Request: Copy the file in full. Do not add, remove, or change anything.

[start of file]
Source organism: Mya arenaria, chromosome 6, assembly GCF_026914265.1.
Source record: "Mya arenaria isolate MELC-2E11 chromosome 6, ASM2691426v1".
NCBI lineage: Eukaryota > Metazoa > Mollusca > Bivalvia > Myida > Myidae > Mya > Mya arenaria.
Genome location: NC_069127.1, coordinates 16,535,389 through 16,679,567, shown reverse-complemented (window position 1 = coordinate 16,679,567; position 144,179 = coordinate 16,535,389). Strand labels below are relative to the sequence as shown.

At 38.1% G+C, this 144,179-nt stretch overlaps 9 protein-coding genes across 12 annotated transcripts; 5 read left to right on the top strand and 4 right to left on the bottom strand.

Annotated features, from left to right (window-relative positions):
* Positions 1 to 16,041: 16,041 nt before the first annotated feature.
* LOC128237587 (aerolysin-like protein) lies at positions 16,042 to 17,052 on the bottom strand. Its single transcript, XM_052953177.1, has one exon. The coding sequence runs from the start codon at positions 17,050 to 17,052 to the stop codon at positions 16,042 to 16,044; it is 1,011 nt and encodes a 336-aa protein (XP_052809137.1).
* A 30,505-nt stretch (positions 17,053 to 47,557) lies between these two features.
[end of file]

Source organism: Mya arenaria, chromosome 6, assembly GCF_026914265.1.
Source record: "Mya arenaria isolate MELC-2E11 chromosome 6, ASM2691426v1".
NCBI lineage: Eukaryota > Metazoa > Mollusca > Bivalvia > Myida > Myidae > Mya > Mya arenaria.
Genome location: NC_069127.1, coordinates 16,535,389 through 16,679,567, shown reverse-complemented (window position 1 = coordinate 16,679,567; position 144,179 = coordinate 16,535,389). Strand labels below are relative to the sequence as shown.

At 38.1% G+C, this 144,179-nt stretch overlaps 9 protein-coding genes across 12 annotated transcripts; 5 read left to right on the top strand and 4 right to left on the bottom strand.

Annotated features, from left to right (window-relative positions):
* Positions 1 to 16,041: 16,041 nt before the first annotated feature.
* LOC128237587 (aerolysin-like protein) lies at positions 16,042 to 17,052 on the bottom strand. Its single transcript, XM_052953177.1, has one exon. The coding sequence runs from the start codon at positions 17,050 to 17,052 to the stop codon at positions 16,042 to 16,044; it is 1,011 nt and encodes a 336-aa protein (XP_052809137.1).
* A 30,505-nt stretch (positions 17,053 to 47,557) lies between these two features.